After graduation, Stubbs has dedicated his life to pursing a music career. Though he’s not ashamed of the limited celebrity he enjoyed through his parody videos, he wants to pursue a more serious music career. His first single, “Young Souls,” hit YouTube earlier this year and has seen good success. The same university radio stations who called him earlier in his career have come calling again. And now he wants to show the world his diversity with his second single and a mix tape scheduled to be released later this year.
“After college I spent a lot of time finding myself,” he said. “I explored a lot of different genres – from pop to hip-hop to alternative rock. At the end of the day I decided that I’m the kind of musician who does a little bit of everything. So my mixtape is going to be everything. That’s me being me. Musically I embody every genre. And there’s nothing wrong with being me. That’s what I want people to get when they hear my music – that there’s nothing wrong with being yourself. The realest thing you can do in life is to be yourself.”
“This S**t is Lit” is available for download on digital media sites such as iTunes and Soundcloud. He has also released a new mixtape entitled “Who is Jay Stubbs,” which is also spotlighted on his Soundcloud page. Those wishing to see Stubbs live, or who want to know about upcoming music releases, can follow him on social media on Facebook, or on Instagram, Twitter and Snapchat under the handle @Hamseason.
Spotlight on Lucid (@hasten21)
WINFIELD, AL – Growing up in a small southern town like Winfield, AL, there’s not a lot of musical diversity beyond country music. For someone like Hasten Langston, who loves hip-hop and rap, the work to establish himself as a legitimate hip-hop artist is a daily struggle. But his talents are such that he’s grown a loyal fan-base throughout the region, and he’s ready to take his music to a bigger stage.
“My parents both grew up very southern, and everybody here in my town is very much into country,” Langston said. “But I’ll be driving down the road blasting Kanye or something. I love all music, but I think hip-hop takes it from music to a lifestyle. I’ve always had talent with lyrics and I could always freestyle, but when I first started pursuing hip-hop as a career I didn’t have any real experience. It started off slow, but I worked extremely hard to put everything together. There aren’t many teachers or rappers in the area, so I just had to listen to the greats and study what they did. I even had to learn the equipment that goes with it. But mostly I would listen to WuTang or Dre – a lot of the old school artists – and just tried to put a lot of what they did into my music.”
Now, at age 18, Langston – who now goes by the rapper name Lucid, in honor of the dreams he feels like are beginning to become a reality – is ready to release his first Mixtape, entitled “Lucid Dreams the EP.” He’s already performed a couple of singles from the mixtape life at the Legend’s Sports Lounge in Birmingham, AL, which some pretty positive response. His sound – which includes a bit of a southern drawl in the midst of his rap – is so unique that it’s drawing an ever-growing fan-base.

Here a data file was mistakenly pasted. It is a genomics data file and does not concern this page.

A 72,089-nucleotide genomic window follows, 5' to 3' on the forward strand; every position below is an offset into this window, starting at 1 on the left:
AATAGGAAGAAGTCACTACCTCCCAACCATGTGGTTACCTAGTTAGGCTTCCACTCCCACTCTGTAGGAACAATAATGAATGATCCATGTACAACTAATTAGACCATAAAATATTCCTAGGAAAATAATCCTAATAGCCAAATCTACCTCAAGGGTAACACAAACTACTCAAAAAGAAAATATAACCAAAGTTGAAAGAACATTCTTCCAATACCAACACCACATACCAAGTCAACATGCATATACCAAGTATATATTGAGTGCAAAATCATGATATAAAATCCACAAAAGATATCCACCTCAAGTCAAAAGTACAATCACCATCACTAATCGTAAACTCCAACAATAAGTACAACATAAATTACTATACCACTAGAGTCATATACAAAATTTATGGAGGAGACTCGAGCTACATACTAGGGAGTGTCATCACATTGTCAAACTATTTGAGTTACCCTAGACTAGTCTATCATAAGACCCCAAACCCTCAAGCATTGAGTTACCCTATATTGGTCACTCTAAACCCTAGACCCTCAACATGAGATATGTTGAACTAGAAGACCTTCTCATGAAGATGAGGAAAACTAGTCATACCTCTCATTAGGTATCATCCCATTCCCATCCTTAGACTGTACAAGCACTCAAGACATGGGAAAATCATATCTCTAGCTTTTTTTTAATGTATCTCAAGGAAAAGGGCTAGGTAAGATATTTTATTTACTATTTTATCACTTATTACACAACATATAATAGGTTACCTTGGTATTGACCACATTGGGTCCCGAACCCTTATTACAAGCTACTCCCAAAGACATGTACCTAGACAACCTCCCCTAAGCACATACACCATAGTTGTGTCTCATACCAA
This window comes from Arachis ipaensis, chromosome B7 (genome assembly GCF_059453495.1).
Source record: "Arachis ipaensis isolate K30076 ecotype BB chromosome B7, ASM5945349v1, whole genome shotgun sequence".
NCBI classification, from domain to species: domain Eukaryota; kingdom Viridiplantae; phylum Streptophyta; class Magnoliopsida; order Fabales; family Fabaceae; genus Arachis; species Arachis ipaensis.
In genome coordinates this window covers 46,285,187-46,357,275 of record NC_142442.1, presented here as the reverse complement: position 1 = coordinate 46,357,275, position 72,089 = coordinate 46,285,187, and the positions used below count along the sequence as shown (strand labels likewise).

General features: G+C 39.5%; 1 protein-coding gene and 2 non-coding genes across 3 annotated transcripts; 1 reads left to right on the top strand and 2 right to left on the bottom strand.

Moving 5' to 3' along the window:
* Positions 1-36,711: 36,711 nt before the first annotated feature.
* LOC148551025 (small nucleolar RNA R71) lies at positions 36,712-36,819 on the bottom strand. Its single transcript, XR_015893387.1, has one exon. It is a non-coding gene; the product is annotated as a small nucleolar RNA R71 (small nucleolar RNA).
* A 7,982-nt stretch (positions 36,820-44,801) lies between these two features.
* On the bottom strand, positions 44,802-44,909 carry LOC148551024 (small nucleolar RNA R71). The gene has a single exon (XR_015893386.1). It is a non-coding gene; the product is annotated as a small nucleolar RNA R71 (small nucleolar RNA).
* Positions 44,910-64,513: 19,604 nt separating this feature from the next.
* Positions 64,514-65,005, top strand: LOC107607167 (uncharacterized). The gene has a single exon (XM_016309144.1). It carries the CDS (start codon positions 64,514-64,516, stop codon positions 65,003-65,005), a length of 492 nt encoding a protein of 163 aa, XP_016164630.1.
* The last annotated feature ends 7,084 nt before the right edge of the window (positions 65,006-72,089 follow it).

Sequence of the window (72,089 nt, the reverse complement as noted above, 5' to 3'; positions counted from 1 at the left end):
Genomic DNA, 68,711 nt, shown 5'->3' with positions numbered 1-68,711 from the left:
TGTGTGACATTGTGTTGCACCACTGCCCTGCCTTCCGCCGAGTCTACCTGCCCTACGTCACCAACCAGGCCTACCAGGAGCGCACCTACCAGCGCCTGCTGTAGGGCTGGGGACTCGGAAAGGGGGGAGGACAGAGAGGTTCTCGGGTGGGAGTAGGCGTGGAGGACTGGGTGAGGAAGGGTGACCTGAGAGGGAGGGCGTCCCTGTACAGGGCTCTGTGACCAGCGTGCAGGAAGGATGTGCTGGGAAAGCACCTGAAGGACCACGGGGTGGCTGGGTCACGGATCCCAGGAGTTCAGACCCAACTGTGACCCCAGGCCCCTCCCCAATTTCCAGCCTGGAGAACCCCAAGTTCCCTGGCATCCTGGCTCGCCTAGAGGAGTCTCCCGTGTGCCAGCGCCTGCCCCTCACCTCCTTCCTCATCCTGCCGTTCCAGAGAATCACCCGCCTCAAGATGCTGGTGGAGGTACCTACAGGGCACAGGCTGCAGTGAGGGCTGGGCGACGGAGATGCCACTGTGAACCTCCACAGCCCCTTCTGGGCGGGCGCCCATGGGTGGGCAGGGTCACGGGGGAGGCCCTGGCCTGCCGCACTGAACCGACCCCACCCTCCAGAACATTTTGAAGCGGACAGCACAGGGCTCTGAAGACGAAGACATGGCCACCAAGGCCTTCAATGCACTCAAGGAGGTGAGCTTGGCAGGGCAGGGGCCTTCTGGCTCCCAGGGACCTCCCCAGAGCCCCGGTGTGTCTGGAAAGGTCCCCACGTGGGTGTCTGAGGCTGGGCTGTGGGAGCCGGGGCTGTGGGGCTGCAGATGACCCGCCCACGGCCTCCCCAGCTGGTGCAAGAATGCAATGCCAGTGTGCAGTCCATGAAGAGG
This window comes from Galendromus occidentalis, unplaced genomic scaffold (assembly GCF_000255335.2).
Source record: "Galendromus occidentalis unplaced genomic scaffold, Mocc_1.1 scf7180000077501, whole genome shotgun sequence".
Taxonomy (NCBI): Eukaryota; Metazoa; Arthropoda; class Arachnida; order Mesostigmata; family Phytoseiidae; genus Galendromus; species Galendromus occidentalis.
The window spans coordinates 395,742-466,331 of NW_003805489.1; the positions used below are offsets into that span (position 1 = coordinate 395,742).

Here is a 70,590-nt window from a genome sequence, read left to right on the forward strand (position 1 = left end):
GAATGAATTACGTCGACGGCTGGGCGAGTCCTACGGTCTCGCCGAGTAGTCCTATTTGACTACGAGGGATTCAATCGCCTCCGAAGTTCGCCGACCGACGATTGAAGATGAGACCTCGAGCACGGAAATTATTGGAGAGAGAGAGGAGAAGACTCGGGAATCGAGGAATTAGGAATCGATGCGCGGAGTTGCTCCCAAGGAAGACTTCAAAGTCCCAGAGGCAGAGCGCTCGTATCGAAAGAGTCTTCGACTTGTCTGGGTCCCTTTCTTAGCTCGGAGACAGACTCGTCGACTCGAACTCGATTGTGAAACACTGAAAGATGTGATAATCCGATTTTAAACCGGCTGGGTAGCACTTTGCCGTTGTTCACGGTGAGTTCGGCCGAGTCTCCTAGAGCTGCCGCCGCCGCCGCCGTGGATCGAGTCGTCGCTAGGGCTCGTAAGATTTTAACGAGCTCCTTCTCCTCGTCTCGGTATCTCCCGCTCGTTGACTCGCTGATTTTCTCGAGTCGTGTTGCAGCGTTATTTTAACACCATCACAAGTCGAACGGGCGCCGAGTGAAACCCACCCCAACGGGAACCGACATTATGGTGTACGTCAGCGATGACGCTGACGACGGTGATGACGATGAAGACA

To honor that fan-base, Lucid said he wants to make music that will inspire others during all times of their lives, but especially during the hardest times. He said a lot of his lyrics come from personal experiences and some of the toughest heartbreaks he’s encountered have made their way into song in ways that he hopes others will hear and be able to relate with.
“I want to be able to have a way to get my message and positive vibes out to people,” he said. “If there’s somebody having a bad day and one of my songs can reach them, that’s more important than any money I could make off a single. I know what it’s like to go through bad times. I recently went through a tough break-up and was feeling pretty depressed. I was a terribly sad person to be around, and I didn’t have a reason to want to do anything anymore. But it was a song by Logic that helped me out of that – a song that made me realize he’d been through some of the same things that were happening to me. I want my music to do the same thing for others.”
Those wishing to get a taste of Lucid’s music can see him perform live Aug. 3 at Saturn Birmingham in Birmingham, AL. He also performs every Monday at Legends Sports Lounge in Birmingham. He also has music available for download on Soundcloud, or fans can follow him on social media on Instagram and Twitter.
Spotlight on Veeh Lil’Monsterpull (@VLilMonsterpull)
BARTOW, FL – In the deep south parts of Florida, there’s a term frequently used among those in hip-hop circles. That term is “Monyon.” It’s slang for money, but it’s also the name of the new single from up-and-coming hip-hop artist Veeh Lil’Monsterpull.
“Monyon means money down here in our lingo,” Veeh said. “And this song is about getting money and what people do in all kinds of ways to get money. Some people rob, some people sell drugs, and some women have sex with dudes. It’s a song that’ll make you laugh in some ways, but it’s also serious.”
The single – which is available for download on all digital media download sites, such as iTunes – is the first off a new EP due to be released Aug. 26 called “Before I S.T.U.N.T.” Veeh said the song was written by an artist he frequently collaborates with called Trey, and Veeh is featured as a rapper on the single. The EP is the first for Veeh, and features music that he says will show the hip-hop world a unique new sound.